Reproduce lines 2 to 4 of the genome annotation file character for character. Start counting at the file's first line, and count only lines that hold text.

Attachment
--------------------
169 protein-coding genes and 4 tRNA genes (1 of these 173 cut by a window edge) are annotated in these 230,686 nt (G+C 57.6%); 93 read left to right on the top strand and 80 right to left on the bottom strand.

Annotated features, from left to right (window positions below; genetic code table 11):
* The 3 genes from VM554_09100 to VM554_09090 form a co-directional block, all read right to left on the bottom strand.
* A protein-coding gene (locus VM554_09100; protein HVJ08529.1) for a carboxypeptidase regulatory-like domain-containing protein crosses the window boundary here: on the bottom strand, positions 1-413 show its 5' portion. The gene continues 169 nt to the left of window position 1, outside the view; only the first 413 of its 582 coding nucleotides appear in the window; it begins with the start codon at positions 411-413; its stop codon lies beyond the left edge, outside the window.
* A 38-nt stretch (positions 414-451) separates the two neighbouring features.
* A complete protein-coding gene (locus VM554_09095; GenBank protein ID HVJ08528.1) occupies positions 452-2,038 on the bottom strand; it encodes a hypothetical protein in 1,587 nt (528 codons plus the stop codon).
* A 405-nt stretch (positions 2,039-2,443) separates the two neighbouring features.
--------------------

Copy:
Annotated features, from left to right (window positions below; genetic code table 11):
* The 3 genes from VM554_09100 to VM554_09090 form a co-directional block, all read right to left on the bottom strand.
* A protein-coding gene (locus VM554_09100; protein HVJ08529.1) for a carboxypeptidase regulatory-like domain-containing protein crosses the window boundary here: on the bottom strand, positions 1-413 show its 5' portion. The gene continues 169 nt to the left of window position 1, outside the view; only the first 413 of its 582 coding nucleotides appear in the window; it begins with the start codon at positions 411-413; its stop codon lies beyond the left edge, outside the window.